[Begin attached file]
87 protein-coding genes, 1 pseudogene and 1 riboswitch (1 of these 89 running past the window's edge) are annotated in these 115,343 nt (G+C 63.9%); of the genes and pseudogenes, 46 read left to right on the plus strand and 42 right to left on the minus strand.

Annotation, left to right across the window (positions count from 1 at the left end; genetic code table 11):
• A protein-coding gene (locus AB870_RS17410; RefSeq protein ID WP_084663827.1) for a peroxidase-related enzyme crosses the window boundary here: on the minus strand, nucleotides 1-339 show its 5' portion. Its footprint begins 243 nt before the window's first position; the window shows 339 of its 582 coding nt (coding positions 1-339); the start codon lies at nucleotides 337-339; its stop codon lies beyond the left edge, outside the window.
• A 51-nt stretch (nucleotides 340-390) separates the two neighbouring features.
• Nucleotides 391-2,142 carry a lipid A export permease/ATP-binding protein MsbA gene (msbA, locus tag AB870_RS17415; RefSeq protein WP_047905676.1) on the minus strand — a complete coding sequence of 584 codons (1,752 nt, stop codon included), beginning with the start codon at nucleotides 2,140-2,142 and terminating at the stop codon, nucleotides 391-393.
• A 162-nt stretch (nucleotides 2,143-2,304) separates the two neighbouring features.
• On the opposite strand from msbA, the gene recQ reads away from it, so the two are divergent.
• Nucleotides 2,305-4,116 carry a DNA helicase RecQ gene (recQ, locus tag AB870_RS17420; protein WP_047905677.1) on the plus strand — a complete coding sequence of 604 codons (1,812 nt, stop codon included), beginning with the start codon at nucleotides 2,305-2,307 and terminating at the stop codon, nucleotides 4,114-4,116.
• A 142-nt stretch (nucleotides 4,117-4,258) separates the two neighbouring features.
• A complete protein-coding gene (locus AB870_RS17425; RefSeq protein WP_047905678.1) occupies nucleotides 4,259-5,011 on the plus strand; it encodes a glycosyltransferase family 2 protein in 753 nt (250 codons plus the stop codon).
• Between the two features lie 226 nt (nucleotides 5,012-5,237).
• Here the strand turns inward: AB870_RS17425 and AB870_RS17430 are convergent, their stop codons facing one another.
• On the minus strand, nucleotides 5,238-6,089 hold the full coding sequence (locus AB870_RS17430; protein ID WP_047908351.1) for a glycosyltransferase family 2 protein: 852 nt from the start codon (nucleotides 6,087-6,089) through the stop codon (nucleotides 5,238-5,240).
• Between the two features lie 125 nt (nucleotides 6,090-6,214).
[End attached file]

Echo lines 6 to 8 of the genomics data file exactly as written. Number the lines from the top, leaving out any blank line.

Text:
• A 162-nt stretch (nucleotides 2,143-2,304) separates the two neighbouring features.
• On the opposite strand from msbA, the gene recQ reads away from it, so the two are divergent.
• Nucleotides 2,305-4,116 carry a DNA helicase RecQ gene (recQ, locus tag AB870_RS17420; protein WP_047905677.1) on the plus strand — a complete coding sequence of 604 codons (1,812 nt, stop codon included), beginning with the start codon at nucleotides 2,305-2,307 and terminating at the stop codon, nucleotides 4,114-4,116.